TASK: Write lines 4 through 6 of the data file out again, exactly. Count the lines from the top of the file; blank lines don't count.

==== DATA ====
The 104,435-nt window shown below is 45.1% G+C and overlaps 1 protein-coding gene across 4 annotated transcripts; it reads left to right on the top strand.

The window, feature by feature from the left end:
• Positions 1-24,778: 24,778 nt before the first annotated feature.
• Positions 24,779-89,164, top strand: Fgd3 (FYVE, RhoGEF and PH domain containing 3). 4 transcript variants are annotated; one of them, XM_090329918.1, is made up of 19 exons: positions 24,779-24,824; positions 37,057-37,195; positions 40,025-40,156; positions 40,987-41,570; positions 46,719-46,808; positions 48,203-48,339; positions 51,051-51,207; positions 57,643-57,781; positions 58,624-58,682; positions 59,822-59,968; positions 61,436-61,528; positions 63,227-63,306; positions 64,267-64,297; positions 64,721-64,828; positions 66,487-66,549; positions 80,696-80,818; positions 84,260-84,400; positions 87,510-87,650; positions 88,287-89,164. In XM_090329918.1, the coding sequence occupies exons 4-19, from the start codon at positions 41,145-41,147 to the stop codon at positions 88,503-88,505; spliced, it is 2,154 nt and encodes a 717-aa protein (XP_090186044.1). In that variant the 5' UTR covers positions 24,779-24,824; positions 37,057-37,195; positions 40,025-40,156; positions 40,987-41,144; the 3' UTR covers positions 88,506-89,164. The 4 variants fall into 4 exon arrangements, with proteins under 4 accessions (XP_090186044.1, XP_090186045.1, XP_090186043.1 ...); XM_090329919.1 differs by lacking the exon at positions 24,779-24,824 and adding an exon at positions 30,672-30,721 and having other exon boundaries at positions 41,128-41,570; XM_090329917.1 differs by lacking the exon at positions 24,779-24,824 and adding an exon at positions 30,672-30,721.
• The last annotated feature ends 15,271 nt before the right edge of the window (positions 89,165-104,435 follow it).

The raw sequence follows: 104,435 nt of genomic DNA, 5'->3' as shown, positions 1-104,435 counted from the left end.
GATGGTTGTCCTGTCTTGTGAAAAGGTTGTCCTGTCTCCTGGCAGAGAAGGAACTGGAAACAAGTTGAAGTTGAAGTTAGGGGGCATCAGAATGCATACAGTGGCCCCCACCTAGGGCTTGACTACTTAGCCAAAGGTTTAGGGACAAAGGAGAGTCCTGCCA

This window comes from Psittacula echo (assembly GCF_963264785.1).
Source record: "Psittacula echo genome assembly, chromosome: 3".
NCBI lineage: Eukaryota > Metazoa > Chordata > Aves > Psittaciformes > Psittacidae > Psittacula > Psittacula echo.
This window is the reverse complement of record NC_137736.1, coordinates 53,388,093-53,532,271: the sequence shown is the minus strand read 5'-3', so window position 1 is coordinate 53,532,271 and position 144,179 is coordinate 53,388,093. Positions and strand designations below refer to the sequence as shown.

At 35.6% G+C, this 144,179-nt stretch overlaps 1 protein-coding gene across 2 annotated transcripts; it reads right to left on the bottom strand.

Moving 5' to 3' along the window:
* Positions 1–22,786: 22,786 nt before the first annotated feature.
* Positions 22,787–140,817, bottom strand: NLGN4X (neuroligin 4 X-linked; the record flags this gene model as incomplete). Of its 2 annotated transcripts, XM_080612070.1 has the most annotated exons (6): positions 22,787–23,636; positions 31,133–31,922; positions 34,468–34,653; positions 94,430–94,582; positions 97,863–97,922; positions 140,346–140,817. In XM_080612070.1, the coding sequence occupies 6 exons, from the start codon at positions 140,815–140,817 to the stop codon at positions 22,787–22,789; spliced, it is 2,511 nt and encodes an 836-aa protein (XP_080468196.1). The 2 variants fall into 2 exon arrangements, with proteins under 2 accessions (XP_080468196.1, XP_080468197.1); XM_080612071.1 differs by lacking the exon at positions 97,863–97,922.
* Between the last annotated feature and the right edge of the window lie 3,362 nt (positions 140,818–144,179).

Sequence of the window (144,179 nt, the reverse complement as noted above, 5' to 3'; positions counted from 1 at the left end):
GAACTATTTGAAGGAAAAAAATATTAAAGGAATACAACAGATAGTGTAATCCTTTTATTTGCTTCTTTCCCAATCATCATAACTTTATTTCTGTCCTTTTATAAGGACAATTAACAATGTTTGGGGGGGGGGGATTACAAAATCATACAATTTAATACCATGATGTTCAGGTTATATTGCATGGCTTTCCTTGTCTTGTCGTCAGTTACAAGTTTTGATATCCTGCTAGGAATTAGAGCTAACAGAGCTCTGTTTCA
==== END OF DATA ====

• Positions 24,779-89,164, top strand: Fgd3 (FYVE, RhoGEF and PH domain containing 3). 4 transcript variants are annotated; one of them, XM_090329918.1, is made up of 19 exons: positions 24,779-24,824; positions 37,057-37,195; positions 40,025-40,156; positions 40,987-41,570; positions 46,719-46,808; positions 48,203-48,339; positions 51,051-51,207; positions 57,643-57,781; positions 58,624-58,682; positions 59,822-59,968; positions 61,436-61,528; positions 63,227-63,306; positions 64,267-64,297; positions 64,721-64,828; positions 66,487-66,549; positions 80,696-80,818; positions 84,260-84,400; positions 87,510-87,650; positions 88,287-89,164. In XM_090329918.1, the coding sequence occupies exons 4-19, from the start codon at positions 41,145-41,147 to the stop codon at positions 88,503-88,505; spliced, it is 2,154 nt and encodes a 717-aa protein (XP_090186044.1). In that variant the 5' UTR covers positions 24,779-24,824; positions 37,057-37,195; positions 40,025-40,156; positions 40,987-41,144; the 3' UTR covers positions 88,506-89,164. The 4 variants fall into 4 exon arrangements, with proteins under 4 accessions (XP_090186044.1, XP_090186045.1, XP_090186043.1 ...); XM_090329919.1 differs by lacking the exon at positions 24,779-24,824 and adding an exon at positions 30,672-30,721 and having other exon boundaries at positions 41,128-41,570; XM_090329917.1 differs by lacking the exon at positions 24,779-24,824 and adding an exon at positions 30,672-30,721.
• The last annotated feature ends 15,271 nt before the right edge of the window (positions 89,165-104,435 follow it).

The raw sequence follows: 104,435 nt of genomic DNA, 5'->3' as shown, positions 1-104,435 counted from the left end.